I agree with your choice of hook - I often use nymph hooks to tie attractor dry flies because of their stoutness and strength. Before I went to fish in Quebec for salmon I tied this pattern, but on up eye salmon hooks, size #4! And I caught a 22 pound salmon on one of the Irresistible Wulff patterns! What a memory - 14 years ago.

 

One comment, for what it's worth. I like the body to take up about 1/2 of the hook shank length, the, tie the wing in the middle of the remaining area, wind hackle equally behind and in front of the wing. But I sure like your version!

 

Great to see your first 2015 fly: and it's a dry fly.

 

Dale


Dale "Fly fishing: a pleasantly addictive affliction"

My website here: http://www.riverforkpress.com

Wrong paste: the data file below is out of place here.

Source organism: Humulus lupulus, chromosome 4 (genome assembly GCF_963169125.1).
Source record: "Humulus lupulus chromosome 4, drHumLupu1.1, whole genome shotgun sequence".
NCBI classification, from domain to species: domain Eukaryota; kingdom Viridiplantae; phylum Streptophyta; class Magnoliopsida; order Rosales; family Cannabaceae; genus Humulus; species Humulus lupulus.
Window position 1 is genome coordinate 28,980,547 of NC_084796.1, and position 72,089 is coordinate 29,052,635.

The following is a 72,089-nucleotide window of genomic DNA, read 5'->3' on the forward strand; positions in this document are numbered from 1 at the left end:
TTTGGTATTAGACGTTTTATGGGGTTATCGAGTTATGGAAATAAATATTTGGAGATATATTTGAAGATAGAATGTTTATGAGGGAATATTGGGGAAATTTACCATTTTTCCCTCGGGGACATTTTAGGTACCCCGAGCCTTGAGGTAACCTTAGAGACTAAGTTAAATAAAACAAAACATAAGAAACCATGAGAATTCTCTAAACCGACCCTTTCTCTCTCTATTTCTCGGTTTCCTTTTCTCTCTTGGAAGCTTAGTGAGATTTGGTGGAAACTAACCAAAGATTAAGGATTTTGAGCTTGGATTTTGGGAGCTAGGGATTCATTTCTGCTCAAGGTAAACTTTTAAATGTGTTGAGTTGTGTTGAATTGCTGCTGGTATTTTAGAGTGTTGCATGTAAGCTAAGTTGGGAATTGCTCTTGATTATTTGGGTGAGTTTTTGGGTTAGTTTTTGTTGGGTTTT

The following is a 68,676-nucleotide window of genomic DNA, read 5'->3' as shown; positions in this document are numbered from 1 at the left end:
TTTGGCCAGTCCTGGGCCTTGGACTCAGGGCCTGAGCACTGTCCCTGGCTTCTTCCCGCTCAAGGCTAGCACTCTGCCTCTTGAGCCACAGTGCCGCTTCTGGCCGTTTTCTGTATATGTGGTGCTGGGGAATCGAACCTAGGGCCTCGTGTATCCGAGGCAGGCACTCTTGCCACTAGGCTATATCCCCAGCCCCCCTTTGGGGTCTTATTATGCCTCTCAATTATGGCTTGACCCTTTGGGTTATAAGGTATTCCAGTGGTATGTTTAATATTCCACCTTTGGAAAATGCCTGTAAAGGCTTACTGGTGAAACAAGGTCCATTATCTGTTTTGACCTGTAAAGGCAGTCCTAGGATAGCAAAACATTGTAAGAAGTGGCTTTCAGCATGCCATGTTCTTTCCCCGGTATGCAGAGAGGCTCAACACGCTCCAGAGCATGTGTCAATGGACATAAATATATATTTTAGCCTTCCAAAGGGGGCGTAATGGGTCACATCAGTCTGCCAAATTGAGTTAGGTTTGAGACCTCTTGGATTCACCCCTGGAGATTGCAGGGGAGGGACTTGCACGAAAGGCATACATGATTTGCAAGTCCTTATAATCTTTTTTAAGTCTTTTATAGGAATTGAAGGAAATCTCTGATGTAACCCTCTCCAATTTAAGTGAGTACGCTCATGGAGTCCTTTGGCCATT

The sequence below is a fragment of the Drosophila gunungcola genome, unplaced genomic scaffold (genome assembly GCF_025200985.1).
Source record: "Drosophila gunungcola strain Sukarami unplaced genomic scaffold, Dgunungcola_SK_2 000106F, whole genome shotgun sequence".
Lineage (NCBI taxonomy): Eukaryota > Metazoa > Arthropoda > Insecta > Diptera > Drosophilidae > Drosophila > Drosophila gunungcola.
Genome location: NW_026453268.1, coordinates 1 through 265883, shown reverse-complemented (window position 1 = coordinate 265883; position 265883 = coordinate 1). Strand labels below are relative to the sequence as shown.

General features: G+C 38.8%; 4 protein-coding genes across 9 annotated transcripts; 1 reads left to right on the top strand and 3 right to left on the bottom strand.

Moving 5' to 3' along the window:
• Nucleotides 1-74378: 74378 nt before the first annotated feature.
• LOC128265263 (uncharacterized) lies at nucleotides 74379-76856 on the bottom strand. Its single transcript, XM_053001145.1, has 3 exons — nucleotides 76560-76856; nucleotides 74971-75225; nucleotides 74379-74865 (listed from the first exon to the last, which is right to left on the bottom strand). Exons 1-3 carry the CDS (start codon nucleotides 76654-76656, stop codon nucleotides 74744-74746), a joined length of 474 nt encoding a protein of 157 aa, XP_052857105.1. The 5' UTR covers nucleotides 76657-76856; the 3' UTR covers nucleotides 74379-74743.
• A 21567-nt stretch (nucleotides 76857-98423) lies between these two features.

Voted 2017 sexiest fly tier of the year

#3 geraldsherbrook

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Posted 06 January 2015 - 04:40 PM

Dear JOE ! (wink !),

 

I realy don't come often uphere...even I am a fanatic DRY fly fisherman (ask DALE DARLING ....he will confirm this ...euh yes  in 2013 I was over in DD his  'warm house' in Colorado to FISH 'dries' hahahahahahhaa....euh every possible pattern worked exept 'our' Belgium parade fly.............sooooooooo....psttttttt I think that this ONE WOULD had had a chance tooooooo in those extremly 'fast fast runs' upthere !!! ...WINK  to DD...)

 

Ah I am looking to a nicely tied WULFF...

 

I LOVE DRY FLIES hahahahahahahhahaaa...but I LOVE a bit of SINK tooooooooooooooooooooooooooooooo hahahahhahahaha

 

Geert

 

PS...psttttttttttttttttt I can garantee YOU that Your 'enveloppe' is underway destination NORWAY !!! (euh since monday !)...


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#4 Joe Raven